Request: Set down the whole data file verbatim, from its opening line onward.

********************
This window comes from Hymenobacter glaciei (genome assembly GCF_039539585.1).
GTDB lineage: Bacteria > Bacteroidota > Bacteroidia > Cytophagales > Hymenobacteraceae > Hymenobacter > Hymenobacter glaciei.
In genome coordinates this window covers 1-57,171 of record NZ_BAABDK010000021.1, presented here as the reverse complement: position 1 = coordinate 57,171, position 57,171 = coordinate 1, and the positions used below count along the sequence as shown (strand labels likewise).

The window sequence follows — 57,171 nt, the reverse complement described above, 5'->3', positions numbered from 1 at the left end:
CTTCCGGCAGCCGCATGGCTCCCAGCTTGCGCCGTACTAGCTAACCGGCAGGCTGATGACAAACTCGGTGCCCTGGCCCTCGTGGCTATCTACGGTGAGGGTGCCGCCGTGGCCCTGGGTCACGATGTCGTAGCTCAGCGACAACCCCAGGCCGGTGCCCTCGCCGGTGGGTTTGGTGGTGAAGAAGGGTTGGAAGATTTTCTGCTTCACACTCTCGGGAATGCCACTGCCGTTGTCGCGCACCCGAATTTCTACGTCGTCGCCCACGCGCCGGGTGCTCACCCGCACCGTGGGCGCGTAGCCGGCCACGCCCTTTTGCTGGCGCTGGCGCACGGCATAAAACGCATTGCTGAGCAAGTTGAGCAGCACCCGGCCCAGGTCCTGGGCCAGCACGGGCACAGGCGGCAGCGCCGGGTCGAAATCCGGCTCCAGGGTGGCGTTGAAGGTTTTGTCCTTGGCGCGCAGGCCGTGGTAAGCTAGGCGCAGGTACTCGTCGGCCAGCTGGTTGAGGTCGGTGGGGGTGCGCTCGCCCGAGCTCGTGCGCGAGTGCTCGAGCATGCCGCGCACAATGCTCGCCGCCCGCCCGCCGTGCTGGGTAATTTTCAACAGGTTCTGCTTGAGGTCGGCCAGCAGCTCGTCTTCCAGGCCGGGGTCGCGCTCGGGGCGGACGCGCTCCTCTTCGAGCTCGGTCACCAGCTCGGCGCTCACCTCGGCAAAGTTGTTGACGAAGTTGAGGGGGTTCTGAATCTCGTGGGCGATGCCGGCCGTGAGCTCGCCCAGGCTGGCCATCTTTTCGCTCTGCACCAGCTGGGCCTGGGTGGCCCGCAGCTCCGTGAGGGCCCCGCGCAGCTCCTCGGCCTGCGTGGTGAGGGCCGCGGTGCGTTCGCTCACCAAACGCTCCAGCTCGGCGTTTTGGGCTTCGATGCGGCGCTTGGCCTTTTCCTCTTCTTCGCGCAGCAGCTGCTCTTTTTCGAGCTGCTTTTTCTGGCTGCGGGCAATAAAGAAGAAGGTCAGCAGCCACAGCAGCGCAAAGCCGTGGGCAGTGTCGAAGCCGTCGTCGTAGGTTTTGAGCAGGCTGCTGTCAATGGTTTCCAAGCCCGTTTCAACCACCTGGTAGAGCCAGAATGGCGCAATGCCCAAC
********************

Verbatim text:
This window comes from Hymenobacter glaciei (genome assembly GCF_039539585.1).
GTDB lineage: Bacteria > Bacteroidota > Bacteroidia > Cytophagales > Hymenobacteraceae > Hymenobacter > Hymenobacter glaciei.
In genome coordinates this window covers 1-57,171 of record NZ_BAABDK010000021.1, presented here as the reverse complement: position 1 = coordinate 57,171, position 57,171 = coordinate 1, and the positions used below count along the sequence as shown (strand labels likewise).

The window sequence follows — 57,171 nt, the reverse complement described above, 5'->3', positions numbered from 1 at the left end:
CTTCCGGCAGCCGCATGGCTCCCAGCTTGCGCCGTACTAGCTAACCGGCAGGCTGATGACAAACTCGGTGCCCTGGCCCTCGTGGCTATCTACGGTGAGGGTGCCGCCGTGGCCCTGGGTCACGATGTCGTAGCTCAGCGACAACCCCAGGCCGGTGCCCTCGCCGGTGGGTTTGGTGGTGAAGAAGGGTTGGAAGATTTTCTGCTTCACACTCTCGGGAATGCCACTGCCGTTGTCGCGCACCCGAATTTCTACGTCGTCGCCCACGCGCCGGGTGCTCACCCGCACCGTGGGCGCGTAGCCGGCCACGCCCTTTTGCTGGCGCTGGCGCACGGCATAAAACGCATTGCTGAGCAAGTTGAGCAGCACCCGGCCCAGGTCCTGGGCCAGCACGGGCACAGGCGGCAGCGCCGGGTCGAAATCCGGCTCCAGGGTGGCGTTGAAGGTTTTGTCCTTGGCGCGCAGGCCGTGGTAAGCTAGGCGCAGGTACTCGTCGGCCAGCTGGTTGAGGTCGGTGGGGGTGCGCTCGCCCGAGCTCGTGCGCGAGTGCTCGAGCATGCCGCGCACAATGCTCGCCGCCCGCCCGCCGTGCTGGGTAATTTTCAACAGGTTCTGCTTGAGGTCGGCCAGCAGCTCGTCTTCCAGGCCGGGGTCGCGCTCGGGGCGGACGCGCTCCTCTTCGAGCTCGGTCACCAGCTCGGCGCTCACCTCGGCAAAGTTGTTGACGAAGTTGAGGGGGTTCTGAATCTCGTGGGCGATGCCGGCCGTGAGCTCGCCCAGGCTGGCCATCTTTTCGCTCTGCACCAGCTGGGCCTGGGTGGCCCGCAGCTCCGTGAGGGCCCCGCGCAGCTCCTCGGCCTGCGTGGTGAGGGCCGCGGTGCGTTCGCTCACCAAACGCTCCAGCTCGGCGTTTTGGGCTTCGATGCGGCGCTTGGCCTTTTCCTCTTCTTCGCGCAGCAGCTGCTCTTTTTCGAGCTGCTTTTTCTGGCTGCGGGCAATAAAGAAGAAGGTCAGCAGCCACAGCAGCGCAAAGCCGTGGGCAGTGTCGAAGCCGTCGTCGTAGGTTTTGAGCAGGCTGCTGTCAATGGTTTCCAAGCCCGTTTCAACCACCTGGTAGAGCCAGAATGGCGCAATGCCCAAC